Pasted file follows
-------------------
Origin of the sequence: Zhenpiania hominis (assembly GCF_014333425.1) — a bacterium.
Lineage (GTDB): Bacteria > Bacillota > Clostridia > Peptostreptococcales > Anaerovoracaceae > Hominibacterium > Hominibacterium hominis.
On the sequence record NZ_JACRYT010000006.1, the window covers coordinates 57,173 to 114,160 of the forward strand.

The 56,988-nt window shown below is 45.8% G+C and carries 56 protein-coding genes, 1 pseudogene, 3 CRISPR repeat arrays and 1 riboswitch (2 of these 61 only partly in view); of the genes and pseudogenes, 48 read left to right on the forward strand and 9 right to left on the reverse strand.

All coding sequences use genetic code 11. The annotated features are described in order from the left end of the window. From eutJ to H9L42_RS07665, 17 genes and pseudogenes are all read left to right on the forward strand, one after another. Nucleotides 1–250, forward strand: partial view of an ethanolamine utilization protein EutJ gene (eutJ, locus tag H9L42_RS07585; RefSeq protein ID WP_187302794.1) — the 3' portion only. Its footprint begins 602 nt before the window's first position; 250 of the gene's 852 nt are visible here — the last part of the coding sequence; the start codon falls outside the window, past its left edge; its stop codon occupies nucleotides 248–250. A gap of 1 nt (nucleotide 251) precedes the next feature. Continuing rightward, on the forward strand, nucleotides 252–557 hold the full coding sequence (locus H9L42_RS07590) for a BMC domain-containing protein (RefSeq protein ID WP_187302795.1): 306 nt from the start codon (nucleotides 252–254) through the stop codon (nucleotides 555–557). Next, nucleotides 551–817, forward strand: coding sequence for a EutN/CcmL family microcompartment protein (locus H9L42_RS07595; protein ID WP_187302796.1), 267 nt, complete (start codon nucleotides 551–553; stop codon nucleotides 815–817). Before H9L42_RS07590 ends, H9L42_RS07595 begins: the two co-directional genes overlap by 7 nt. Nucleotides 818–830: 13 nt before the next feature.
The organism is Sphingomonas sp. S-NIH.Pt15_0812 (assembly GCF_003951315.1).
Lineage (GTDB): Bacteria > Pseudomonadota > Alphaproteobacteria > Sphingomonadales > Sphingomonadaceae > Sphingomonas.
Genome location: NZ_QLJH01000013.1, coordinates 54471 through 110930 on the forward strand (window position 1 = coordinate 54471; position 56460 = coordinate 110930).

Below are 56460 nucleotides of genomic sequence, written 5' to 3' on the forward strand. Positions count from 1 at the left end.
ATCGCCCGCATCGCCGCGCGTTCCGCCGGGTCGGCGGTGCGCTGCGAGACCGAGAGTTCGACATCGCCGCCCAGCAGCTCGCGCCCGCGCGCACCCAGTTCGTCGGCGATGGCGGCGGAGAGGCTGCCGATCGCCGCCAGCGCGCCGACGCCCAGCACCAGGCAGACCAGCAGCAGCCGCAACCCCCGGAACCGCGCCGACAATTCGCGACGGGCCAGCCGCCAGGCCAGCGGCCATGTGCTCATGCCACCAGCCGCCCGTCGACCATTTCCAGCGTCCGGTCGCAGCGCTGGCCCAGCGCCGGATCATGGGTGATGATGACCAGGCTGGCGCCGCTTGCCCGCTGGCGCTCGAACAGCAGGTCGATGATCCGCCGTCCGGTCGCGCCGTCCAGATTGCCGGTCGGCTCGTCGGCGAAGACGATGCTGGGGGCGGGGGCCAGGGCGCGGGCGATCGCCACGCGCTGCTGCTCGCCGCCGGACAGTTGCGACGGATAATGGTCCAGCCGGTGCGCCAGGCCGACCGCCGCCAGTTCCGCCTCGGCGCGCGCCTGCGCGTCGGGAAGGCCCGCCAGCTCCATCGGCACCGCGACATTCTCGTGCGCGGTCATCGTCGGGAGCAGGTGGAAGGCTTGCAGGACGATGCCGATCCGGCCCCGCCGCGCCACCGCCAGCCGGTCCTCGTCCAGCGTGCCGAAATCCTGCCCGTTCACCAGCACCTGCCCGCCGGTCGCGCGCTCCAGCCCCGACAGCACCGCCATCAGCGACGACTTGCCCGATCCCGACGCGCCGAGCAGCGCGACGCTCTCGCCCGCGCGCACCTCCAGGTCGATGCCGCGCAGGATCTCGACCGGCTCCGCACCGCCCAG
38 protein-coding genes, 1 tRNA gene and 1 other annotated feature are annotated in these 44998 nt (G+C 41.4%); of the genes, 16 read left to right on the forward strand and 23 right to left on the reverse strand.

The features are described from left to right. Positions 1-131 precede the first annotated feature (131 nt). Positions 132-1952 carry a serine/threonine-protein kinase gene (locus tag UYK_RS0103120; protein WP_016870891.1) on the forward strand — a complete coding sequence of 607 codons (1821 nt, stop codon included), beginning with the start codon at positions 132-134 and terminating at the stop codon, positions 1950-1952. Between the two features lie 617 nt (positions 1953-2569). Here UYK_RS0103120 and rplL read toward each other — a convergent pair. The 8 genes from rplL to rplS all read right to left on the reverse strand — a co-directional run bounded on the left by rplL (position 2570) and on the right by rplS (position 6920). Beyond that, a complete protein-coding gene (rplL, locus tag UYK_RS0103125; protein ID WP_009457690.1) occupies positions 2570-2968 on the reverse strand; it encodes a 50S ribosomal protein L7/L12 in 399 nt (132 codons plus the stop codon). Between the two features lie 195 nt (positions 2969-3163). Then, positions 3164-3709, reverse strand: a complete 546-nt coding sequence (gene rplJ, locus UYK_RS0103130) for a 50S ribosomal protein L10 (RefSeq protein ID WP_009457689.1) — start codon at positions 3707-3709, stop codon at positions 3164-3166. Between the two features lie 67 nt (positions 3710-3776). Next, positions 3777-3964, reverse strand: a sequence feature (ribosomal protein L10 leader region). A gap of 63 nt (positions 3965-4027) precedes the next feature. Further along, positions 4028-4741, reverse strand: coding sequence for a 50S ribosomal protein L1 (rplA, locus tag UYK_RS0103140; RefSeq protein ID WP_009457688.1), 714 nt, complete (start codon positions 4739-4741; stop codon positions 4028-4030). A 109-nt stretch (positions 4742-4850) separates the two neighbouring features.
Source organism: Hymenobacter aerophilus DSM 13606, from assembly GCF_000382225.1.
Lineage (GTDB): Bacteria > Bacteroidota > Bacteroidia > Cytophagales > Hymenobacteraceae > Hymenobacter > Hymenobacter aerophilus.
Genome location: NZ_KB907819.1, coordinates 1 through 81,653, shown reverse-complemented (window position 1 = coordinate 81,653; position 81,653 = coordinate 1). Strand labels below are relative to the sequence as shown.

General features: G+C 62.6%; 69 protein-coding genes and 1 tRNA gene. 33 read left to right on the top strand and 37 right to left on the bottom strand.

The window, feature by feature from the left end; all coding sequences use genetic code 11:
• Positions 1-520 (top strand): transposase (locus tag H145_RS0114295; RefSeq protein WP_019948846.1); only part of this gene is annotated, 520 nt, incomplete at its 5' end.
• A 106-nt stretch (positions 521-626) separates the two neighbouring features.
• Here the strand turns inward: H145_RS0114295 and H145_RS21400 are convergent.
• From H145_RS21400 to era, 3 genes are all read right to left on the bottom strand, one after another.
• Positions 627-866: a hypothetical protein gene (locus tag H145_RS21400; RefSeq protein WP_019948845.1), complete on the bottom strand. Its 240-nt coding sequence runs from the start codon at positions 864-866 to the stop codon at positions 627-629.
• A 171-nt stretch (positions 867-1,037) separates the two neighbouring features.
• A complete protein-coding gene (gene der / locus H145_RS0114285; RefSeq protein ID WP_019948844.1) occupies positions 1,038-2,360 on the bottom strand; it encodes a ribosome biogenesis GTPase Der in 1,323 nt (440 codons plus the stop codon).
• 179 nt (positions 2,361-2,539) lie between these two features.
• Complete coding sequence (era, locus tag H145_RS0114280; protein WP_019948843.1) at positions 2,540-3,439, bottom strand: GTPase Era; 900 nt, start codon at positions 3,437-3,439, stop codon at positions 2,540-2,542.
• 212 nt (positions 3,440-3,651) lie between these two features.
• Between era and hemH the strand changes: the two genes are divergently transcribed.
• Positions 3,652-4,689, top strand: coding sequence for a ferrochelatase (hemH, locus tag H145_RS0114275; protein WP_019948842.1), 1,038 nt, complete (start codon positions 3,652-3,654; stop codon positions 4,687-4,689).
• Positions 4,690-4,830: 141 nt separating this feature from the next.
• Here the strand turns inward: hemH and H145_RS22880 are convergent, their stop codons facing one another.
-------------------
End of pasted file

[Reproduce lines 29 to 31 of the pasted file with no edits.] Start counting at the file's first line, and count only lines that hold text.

• Positions 3,652-4,689, top strand: coding sequence for a ferrochelatase (hemH, locus tag H145_RS0114275; protein WP_019948842.1), 1,038 nt, complete (start codon positions 3,652-3,654; stop codon positions 4,687-4,689).
• Positions 4,690-4,830: 141 nt separating this feature from the next.
• Here the strand turns inward: hemH and H145_RS22880 are convergent, their stop codons facing one another.